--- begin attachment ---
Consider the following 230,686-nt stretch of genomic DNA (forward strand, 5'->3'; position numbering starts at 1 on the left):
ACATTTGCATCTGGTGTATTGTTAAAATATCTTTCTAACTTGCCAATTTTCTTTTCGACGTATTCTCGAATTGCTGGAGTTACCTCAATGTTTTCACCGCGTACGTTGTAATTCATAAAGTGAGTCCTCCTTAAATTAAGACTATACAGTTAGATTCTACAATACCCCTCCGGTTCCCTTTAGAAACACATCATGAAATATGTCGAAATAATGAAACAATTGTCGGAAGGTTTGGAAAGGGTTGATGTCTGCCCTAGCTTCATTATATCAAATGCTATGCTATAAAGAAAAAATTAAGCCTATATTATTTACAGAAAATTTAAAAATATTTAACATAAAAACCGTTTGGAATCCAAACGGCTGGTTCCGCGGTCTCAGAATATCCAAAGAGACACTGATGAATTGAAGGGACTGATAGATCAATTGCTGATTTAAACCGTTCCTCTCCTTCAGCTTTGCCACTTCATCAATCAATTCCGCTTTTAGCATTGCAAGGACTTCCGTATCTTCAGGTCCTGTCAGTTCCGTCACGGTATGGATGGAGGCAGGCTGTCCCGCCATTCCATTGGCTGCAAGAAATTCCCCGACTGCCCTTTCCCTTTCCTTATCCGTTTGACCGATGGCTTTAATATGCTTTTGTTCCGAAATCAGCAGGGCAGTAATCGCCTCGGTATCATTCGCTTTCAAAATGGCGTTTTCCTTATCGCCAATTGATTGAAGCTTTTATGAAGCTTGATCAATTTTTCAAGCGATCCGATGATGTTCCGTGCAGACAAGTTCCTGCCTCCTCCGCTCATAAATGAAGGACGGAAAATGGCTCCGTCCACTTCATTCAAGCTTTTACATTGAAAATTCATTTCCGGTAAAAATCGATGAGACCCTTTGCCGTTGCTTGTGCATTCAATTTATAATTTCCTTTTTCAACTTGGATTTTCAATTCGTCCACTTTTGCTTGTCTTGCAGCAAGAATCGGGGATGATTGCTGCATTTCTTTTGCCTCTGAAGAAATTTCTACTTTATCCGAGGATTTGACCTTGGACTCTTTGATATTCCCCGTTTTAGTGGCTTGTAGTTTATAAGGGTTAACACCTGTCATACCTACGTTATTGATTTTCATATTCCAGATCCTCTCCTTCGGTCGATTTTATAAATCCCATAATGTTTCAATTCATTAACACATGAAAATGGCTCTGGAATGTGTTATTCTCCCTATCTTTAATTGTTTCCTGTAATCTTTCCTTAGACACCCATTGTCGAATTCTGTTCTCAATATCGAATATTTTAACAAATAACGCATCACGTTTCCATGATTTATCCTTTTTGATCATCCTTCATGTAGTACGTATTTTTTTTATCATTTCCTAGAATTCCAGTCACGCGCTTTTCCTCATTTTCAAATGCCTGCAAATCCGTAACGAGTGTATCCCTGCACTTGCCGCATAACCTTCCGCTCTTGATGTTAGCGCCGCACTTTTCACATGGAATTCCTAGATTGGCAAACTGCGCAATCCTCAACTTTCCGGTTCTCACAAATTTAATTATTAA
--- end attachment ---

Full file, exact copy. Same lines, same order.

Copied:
Consider the following 230,686-nt stretch of genomic DNA (forward strand, 5'->3'; position numbering starts at 1 on the left):
ACATTTGCATCTGGTGTATTGTTAAAATATCTTTCTAACTTGCCAATTTTCTTTTCGACGTATTCTCGAATTGCTGGAGTTACCTCAATGTTTTCACCGCGTACGTTGTAATTCATAAAGTGAGTCCTCCTTAAATTAAGACTATACAGTTAGATTCTACAATACCCCTCCGGTTCCCTTTAGAAACACATCATGAAATATGTCGAAATAATGAAACAATTGTCGGAAGGTTTGGAAAGGGTTGATGTCTGCCCTAGCTTCATTATATCAAATGCTATGCTATAAAGAAAAAATTAAGCCTATATTATTTACAGAAAATTTAAAAATATTTAACATAAAAACCGTTTGGAATCCAAACGGCTGGTTCCGCGGTCTCAGAATATCCAAAGAGACACTGATGAATTGAAGGGACTGATAGATCAATTGCTGATTTAAACCGTTCCTCTCCTTCAGCTTTGCCACTTCATCAATCAATTCCGCTTTTAGCATTGCAAGGACTTCCGTATCTTCAGGTCCTGTCAGTTCCGTCACGGTATGGATGGAGGCAGGCTGTCCCGCCATTCCATTGGCTGCAAGAAATTCCCCGACTGCCCTTTCCCTTTCCTTATCCGTTTGACCGATGGCTTTAATATGCTTTTGTTCCGAAATCAGCAGGGCAGTAATCGCCTCGGTATCATTCGCTTTCAAAATGGCGTTTTCCTTATCGCCAATTGATTGAAGCTTTTATGAAGCTTGATCAATTTTTCAAGCGATCCGATGATGTTCCGTGCAGACAAGTTCCTGCCTCCTCCGCTCATAAATGAAGGACGGAAAATGGCTCCGTCCACTTCATTCAAGCTTTTACATTGAAAATTCATTTCCGGTAAAAATCGATGAGACCCTTTGCCGTTGCTTGTGCATTCAATTTATAATTTCCTTTTTCAACTTGGATTTTCAATTCGTCCACTTTTGCTTGTCTTGCAGCAAGAATCGGGGATGATTGCTGCATTTCTTTTGCCTCTGAAGAAATTTCTACTTTATCCGAGGATTTGACCTTGGACTCTTTGATATTCCCCGTTTTAGTGGCTTGTAGTTTATAAGGGTTAACACCTGTCATACCTACGTTATTGATTTTCATATTCCAGATCCTCTCCTTCGGTCGATTTTATAAATCCCATAATGTTTCAATTCATTAACACATGAAAATGGCTCTGGAATGTGTTATTCTCCCTATCTTTAATTGTTTCCTGTAATCTTTCCTTAGACACCCATTGTCGAATTCTGTTCTCAATATCGAATATTTTAACAAATAACGCATCACGTTTCCATGATTTATCCTTTTTGATCATCCTTCATGTAGTACGTATTTTTTTTATCATTTCCTAGAATTCCAGTCACGCGCTTTTCCTCATTTTCAAATGCCTGCAAATCCGTAACGAGTGTATCCCTGCACTTGCCGCATAACCTTCCGCTCTTGATGTTAGCGCCGCACTTTTCACATGGAATTCCTAGATTGGCAAACTGCGCAATCCTCAACTTTCCGGTTCTCACAAATTTAATTATTAA